Guide: How to connect your Android phone to your Windows PC with Phone Link

Screenshots of Phone Link running on a Windows 10 PC

Almost four years ago, Microsoft announced "Your Phone", an app to seamlessly connect your Windows PC to your Android phone allowing you to share content, calls, and notifications between the two devices and switch between them with ease. A couple of weeks ago, the company rebranded this app to "Phone Link", and today's guide walks you through how to connect your Android smartphone to your Windows 10 or Windows 11 PC with Phone Link.

It is important to note that in order to take advantage of this capability, the Phone Link app should be installed on your Windows PC and the "Link to Windows" app should be installed on your Android phone. Although Phone Link supports smartphones with Android 7.0 or above, it offers tighter integration with Samsung, Surface Duo, and Honor handsets. In fact, the notification panel of my Samsung Galaxy A51 already has a dedicated button for Link to Windows as well as the app installed by default.

This guide uses screenshots from Windows 10 but it should work exactly the same way on Windows 11 too. With that out of the way, let's begin!

  1. Make sure you have the Link to Windows app installed on your smartphone with Android 7.0 or above
  2. Ensure that Phone Link is installed on your Windows 10 or Windows 11 PC
  3. Make sure that both your devices are relatively nearby and connected to the same Wi-Fi network
  4. Launch both apps on their respective devices and sign in with your Microsoft account when prompted
  5. You will now be asked to pair your devices, check the "I have the Link to Windows app already" toggle, this will enable the two options at the bottom, as shown below:
    Screenshots of Phone Link running on a Windows 10 PC
  6. You can choose either "Pair with QR code" or "Pair manually". I chose the latter, which essentially generates a 9-digit PIN code and then asks you to enter the same in the Phone Link app as can be seen below:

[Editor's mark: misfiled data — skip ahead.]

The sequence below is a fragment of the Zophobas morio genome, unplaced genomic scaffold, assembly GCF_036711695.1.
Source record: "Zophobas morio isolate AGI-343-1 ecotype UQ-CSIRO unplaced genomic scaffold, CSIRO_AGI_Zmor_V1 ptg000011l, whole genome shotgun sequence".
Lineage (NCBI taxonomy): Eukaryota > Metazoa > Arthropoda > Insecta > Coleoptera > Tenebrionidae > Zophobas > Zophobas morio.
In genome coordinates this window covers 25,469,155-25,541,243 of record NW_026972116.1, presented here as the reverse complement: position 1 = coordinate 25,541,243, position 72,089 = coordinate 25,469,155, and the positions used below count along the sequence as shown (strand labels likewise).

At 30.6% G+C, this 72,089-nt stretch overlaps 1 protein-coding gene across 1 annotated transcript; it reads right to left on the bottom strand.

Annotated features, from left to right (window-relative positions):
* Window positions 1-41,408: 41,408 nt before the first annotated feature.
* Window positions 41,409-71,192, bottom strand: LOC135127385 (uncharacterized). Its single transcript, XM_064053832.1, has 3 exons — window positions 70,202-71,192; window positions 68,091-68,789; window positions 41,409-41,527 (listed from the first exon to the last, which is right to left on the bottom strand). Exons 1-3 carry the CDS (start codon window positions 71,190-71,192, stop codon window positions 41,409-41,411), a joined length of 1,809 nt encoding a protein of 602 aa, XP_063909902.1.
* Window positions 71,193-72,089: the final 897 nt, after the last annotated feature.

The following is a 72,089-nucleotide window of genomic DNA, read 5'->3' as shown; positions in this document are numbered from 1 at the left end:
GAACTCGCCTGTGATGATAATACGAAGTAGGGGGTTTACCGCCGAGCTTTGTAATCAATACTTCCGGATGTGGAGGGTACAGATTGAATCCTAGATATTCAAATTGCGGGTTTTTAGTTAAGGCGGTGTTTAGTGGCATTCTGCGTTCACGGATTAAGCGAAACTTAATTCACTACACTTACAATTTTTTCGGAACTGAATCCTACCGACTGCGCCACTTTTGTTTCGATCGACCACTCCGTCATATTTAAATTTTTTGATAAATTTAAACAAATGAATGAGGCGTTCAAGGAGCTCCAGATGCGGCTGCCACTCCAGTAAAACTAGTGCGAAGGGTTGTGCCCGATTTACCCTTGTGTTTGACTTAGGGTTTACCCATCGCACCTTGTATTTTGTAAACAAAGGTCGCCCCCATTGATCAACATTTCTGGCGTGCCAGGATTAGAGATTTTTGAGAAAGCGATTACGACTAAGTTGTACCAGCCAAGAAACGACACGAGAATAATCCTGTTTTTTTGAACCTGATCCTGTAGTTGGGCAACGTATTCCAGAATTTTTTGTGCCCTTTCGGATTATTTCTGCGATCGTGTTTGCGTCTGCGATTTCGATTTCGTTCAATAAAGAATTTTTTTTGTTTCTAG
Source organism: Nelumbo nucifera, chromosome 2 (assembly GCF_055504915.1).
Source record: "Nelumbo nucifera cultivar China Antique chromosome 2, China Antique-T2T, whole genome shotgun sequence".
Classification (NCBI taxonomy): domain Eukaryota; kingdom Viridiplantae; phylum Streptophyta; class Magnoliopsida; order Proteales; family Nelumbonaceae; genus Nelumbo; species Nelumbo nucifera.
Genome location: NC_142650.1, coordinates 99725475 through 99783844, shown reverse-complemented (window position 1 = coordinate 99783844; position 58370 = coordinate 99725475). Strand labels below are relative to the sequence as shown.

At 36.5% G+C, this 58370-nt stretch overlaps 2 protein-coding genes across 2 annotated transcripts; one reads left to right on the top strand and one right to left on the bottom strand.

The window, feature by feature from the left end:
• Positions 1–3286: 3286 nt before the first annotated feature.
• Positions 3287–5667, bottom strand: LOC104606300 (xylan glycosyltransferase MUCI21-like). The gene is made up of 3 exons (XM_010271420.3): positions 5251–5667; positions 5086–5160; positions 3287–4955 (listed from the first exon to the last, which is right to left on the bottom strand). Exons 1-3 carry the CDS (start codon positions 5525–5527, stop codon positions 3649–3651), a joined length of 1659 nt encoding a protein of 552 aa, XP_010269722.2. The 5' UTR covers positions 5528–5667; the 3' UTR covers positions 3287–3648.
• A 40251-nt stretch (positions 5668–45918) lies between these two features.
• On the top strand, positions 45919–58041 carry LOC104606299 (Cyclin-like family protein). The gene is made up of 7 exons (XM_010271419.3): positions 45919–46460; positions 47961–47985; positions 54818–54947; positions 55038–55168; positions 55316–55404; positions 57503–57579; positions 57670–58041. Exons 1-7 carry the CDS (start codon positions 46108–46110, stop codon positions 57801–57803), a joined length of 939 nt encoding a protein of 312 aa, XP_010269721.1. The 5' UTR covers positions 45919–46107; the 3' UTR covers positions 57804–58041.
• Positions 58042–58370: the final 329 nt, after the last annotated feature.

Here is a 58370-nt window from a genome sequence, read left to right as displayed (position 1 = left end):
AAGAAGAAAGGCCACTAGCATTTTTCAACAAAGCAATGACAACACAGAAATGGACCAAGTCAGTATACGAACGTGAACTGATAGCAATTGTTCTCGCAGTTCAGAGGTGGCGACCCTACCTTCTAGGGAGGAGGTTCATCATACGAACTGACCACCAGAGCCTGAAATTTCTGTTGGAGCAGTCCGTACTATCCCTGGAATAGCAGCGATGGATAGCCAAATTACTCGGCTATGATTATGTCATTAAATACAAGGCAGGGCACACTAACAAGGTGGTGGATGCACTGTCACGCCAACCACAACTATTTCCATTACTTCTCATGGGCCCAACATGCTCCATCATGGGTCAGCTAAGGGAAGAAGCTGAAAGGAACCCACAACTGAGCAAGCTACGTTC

Screenshots of Phone Link running on a Windows 10 PC
    The PIN code generated on my PC (left) versus the PIN code input screen on my phone (right)
  7. Once you have done this, it will take a couple of seconds for the connection to establish. On successful connection, you will asked to give permissions on your phone to allow access to photos, calls, and other content that can be accessed by Phone Link. Give permissions accordingly.
  8. After you are done giving permissions, the following screen will be shown to you; you can choose to uncheck the option if you don't plan to use Phone Link regularly:
    Screenshots of Phone Link running on a Windows 10 PC
  9. Now you can use your Windows PC to see your messages, make phone calls, use your apps, stream your phone's screen, and more. It is important to note that some of these functionalities require capable hardware and software. For example, in order to stream your phone's screen, drag and drop content, and access all apps, you need at least Android 11 on your Surface Duo, Samsung, or Honor handset and at least 8GB of RAM on your PC. In the same vein, making a call from your PC (screenshot below) requires you to first establish a connection between your two devices via Bluetooth:
    Screenshots of Phone Link running on a Windows 10 PC
  10. After you are done using Phone Link on your PC, just close the app on your PC and also close the Link to Windows app on your phone.

That's pretty much all there is to it. I should emphasize that the usefulness of Phone Link depends highly upon your workflows. For example, I don't see a huge need to connect my phone to my PC to stream apps or make calls since my phone is almost always next to my laptop anyway. Similarly, in order to transfer content, I can just grab the USB-C cable on my desk and migrate content with relative ease. However, Phone Link may be useful for people who don't always have their phone on hand or prefer to focus on a single screen (that being their PC) while working.


Do you use Phone Link in your workflows? If "yes", let us know how, and if "no", let us know if you intend to use it at some point via the comments section below!

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